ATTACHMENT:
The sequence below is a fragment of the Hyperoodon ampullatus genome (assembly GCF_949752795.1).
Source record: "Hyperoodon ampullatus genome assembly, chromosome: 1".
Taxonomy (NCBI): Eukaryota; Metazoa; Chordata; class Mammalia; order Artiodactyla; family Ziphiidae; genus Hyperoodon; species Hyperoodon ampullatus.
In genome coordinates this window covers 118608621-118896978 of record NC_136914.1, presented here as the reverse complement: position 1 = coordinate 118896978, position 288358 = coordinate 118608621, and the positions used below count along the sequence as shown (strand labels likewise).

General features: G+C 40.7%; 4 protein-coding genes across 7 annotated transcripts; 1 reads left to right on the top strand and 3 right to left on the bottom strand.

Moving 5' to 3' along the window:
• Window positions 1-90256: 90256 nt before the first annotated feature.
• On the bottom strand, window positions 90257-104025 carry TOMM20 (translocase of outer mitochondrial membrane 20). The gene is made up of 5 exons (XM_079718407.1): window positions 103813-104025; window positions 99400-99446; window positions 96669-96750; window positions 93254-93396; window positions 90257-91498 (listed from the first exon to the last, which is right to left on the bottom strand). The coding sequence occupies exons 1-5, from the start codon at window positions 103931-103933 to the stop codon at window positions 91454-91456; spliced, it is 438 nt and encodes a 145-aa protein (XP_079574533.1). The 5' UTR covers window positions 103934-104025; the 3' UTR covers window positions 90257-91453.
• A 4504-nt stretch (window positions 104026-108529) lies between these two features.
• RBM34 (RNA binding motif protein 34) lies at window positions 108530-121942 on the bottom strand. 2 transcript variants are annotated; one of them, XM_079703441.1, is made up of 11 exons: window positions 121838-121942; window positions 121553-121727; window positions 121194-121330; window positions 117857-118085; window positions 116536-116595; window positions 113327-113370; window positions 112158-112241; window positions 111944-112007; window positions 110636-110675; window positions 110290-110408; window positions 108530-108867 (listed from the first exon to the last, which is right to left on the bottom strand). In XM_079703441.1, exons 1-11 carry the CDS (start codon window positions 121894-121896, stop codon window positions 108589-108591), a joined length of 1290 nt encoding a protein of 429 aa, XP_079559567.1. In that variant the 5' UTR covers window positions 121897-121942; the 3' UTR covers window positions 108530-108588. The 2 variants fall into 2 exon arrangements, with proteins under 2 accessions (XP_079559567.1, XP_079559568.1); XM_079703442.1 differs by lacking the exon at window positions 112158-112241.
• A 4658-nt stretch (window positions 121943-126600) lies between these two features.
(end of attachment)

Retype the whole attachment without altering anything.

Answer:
The sequence below is a fragment of the Hyperoodon ampullatus genome (assembly GCF_949752795.1).
Source record: "Hyperoodon ampullatus genome assembly, chromosome: 1".
Taxonomy (NCBI): Eukaryota; Metazoa; Chordata; class Mammalia; order Artiodactyla; family Ziphiidae; genus Hyperoodon; species Hyperoodon ampullatus.
In genome coordinates this window covers 118608621-118896978 of record NC_136914.1, presented here as the reverse complement: position 1 = coordinate 118896978, position 288358 = coordinate 118608621, and the positions used below count along the sequence as shown (strand labels likewise).

General features: G+C 40.7%; 4 protein-coding genes across 7 annotated transcripts; 1 reads left to right on the top strand and 3 right to left on the bottom strand.

Moving 5' to 3' along the window:
• Window positions 1-90256: 90256 nt before the first annotated feature.
• On the bottom strand, window positions 90257-104025 carry TOMM20 (translocase of outer mitochondrial membrane 20). The gene is made up of 5 exons (XM_079718407.1): window positions 103813-104025; window positions 99400-99446; window positions 96669-96750; window positions 93254-93396; window positions 90257-91498 (listed from the first exon to the last, which is right to left on the bottom strand). The coding sequence occupies exons 1-5, from the start codon at window positions 103931-103933 to the stop codon at window positions 91454-91456; spliced, it is 438 nt and encodes a 145-aa protein (XP_079574533.1). The 5' UTR covers window positions 103934-104025; the 3' UTR covers window positions 90257-91453.
• A 4504-nt stretch (window positions 104026-108529) lies between these two features.
• RBM34 (RNA binding motif protein 34) lies at window positions 108530-121942 on the bottom strand. 2 transcript variants are annotated; one of them, XM_079703441.1, is made up of 11 exons: window positions 121838-121942; window positions 121553-121727; window positions 121194-121330; window positions 117857-118085; window positions 116536-116595; window positions 113327-113370; window positions 112158-112241; window positions 111944-112007; window positions 110636-110675; window positions 110290-110408; window positions 108530-108867 (listed from the first exon to the last, which is right to left on the bottom strand). In XM_079703441.1, exons 1-11 carry the CDS (start codon window positions 121894-121896, stop codon window positions 108589-108591), a joined length of 1290 nt encoding a protein of 429 aa, XP_079559567.1. In that variant the 5' UTR covers window positions 121897-121942; the 3' UTR covers window positions 108530-108588. The 2 variants fall into 2 exon arrangements, with proteins under 2 accessions (XP_079559567.1, XP_079559568.1); XM_079703442.1 differs by lacking the exon at window positions 112158-112241.
• A 4658-nt stretch (window positions 121943-126600) lies between these two features.